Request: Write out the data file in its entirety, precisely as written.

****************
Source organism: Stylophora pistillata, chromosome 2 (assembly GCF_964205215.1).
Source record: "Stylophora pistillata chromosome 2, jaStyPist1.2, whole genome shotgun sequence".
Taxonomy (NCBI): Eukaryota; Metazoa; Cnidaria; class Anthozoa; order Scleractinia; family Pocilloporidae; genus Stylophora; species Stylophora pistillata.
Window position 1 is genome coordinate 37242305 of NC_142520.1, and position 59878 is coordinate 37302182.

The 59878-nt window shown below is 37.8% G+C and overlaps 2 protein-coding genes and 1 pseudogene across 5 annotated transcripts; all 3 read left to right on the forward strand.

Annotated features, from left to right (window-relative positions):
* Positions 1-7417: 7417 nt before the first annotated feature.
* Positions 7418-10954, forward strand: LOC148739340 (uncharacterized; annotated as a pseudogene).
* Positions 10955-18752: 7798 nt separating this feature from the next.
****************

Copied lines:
Source organism: Stylophora pistillata, chromosome 2 (assembly GCF_964205215.1).
Source record: "Stylophora pistillata chromosome 2, jaStyPist1.2, whole genome shotgun sequence".
Taxonomy (NCBI): Eukaryota; Metazoa; Cnidaria; class Anthozoa; order Scleractinia; family Pocilloporidae; genus Stylophora; species Stylophora pistillata.
Window position 1 is genome coordinate 37242305 of NC_142520.1, and position 59878 is coordinate 37302182.

The 59878-nt window shown below is 37.8% G+C and overlaps 2 protein-coding genes and 1 pseudogene across 5 annotated transcripts; all 3 read left to right on the forward strand.

Annotated features, from left to right (window-relative positions):
* Positions 1-7417: 7417 nt before the first annotated feature.
* Positions 7418-10954, forward strand: LOC148739340 (uncharacterized; annotated as a pseudogene).
* Positions 10955-18752: 7798 nt separating this feature from the next.